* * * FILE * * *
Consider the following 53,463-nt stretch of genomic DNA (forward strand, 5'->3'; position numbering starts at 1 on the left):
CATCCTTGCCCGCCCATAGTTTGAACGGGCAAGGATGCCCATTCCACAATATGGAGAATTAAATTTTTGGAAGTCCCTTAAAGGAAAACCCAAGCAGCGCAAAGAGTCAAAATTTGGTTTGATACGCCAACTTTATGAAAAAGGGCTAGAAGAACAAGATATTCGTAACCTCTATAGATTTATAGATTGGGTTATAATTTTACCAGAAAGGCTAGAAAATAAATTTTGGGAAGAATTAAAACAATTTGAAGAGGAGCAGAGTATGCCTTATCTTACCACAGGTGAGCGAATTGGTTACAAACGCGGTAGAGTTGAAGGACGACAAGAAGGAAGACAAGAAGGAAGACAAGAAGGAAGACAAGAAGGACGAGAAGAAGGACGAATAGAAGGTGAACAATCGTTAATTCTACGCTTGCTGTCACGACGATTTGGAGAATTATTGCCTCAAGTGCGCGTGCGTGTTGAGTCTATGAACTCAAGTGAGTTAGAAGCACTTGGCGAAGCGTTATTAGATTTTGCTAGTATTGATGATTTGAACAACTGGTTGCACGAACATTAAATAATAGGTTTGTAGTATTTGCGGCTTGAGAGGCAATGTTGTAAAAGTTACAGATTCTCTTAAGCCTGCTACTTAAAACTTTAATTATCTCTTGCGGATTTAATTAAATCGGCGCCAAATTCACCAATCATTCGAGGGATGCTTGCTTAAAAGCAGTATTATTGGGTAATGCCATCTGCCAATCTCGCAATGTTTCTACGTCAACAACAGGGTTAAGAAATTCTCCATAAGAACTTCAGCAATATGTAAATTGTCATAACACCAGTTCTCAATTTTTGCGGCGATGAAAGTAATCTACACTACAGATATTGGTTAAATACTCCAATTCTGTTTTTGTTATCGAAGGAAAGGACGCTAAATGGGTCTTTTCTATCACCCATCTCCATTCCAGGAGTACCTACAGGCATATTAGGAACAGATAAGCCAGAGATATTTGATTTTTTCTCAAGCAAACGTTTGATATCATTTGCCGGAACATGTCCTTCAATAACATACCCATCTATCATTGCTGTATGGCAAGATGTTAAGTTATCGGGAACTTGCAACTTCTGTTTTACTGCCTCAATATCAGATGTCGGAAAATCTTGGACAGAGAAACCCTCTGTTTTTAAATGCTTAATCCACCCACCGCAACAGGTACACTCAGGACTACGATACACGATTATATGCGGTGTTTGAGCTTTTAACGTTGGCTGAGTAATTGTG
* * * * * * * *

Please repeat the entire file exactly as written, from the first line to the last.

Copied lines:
Consider the following 53,463-nt stretch of genomic DNA (forward strand, 5'->3'; position numbering starts at 1 on the left):
CATCCTTGCCCGCCCATAGTTTGAACGGGCAAGGATGCCCATTCCACAATATGGAGAATTAAATTTTTGGAAGTCCCTTAAAGGAAAACCCAAGCAGCGCAAAGAGTCAAAATTTGGTTTGATACGCCAACTTTATGAAAAAGGGCTAGAAGAACAAGATATTCGTAACCTCTATAGATTTATAGATTGGGTTATAATTTTACCAGAAAGGCTAGAAAATAAATTTTGGGAAGAATTAAAACAATTTGAAGAGGAGCAGAGTATGCCTTATCTTACCACAGGTGAGCGAATTGGTTACAAACGCGGTAGAGTTGAAGGACGACAAGAAGGAAGACAAGAAGGAAGACAAGAAGGAAGACAAGAAGGACGAGAAGAAGGACGAATAGAAGGTGAACAATCGTTAATTCTACGCTTGCTGTCACGACGATTTGGAGAATTATTGCCTCAAGTGCGCGTGCGTGTTGAGTCTATGAACTCAAGTGAGTTAGAAGCACTTGGCGAAGCGTTATTAGATTTTGCTAGTATTGATGATTTGAACAACTGGTTGCACGAACATTAAATAATAGGTTTGTAGTATTTGCGGCTTGAGAGGCAATGTTGTAAAAGTTACAGATTCTCTTAAGCCTGCTACTTAAAACTTTAATTATCTCTTGCGGATTTAATTAAATCGGCGCCAAATTCACCAATCATTCGAGGGATGCTTGCTTAAAAGCAGTATTATTGGGTAATGCCATCTGCCAATCTCGCAATGTTTCTACGTCAACAACAGGGTTAAGAAATTCTCCATAAGAACTTCAGCAATATGTAAATTGTCATAACACCAGTTCTCAATTTTTGCGGCGATGAAAGTAATCTACACTACAGATATTGGTTAAATACTCCAATTCTGTTTTTGTTATCGAAGGAAAGGACGCTAAATGGGTCTTTTCTATCACCCATCTCCATTCCAGGAGTACCTACAGGCATATTAGGAACAGATAAGCCAGAGATATTTGATTTTTTCTCAAGCAAACGTTTGATATCATTTGCCGGAACATGTCCTTCAATAACATACCCATCTATCATTGCTGTATGGCAAGATGTTAAGTTATCGGGAACTTGCAACTTCTGTTTTACTGCCTCAATATCAGATGTCGGAAAATCTTGGACAGAGAAACCCTCTGTTTTTAAATGCTTAATCCACCCACCGCAACAGGTACACTCAGGACTACGATACACGATTATATGCGGTGTTTGAGCTTTTAACGTTGGCTGAGTAATTGTG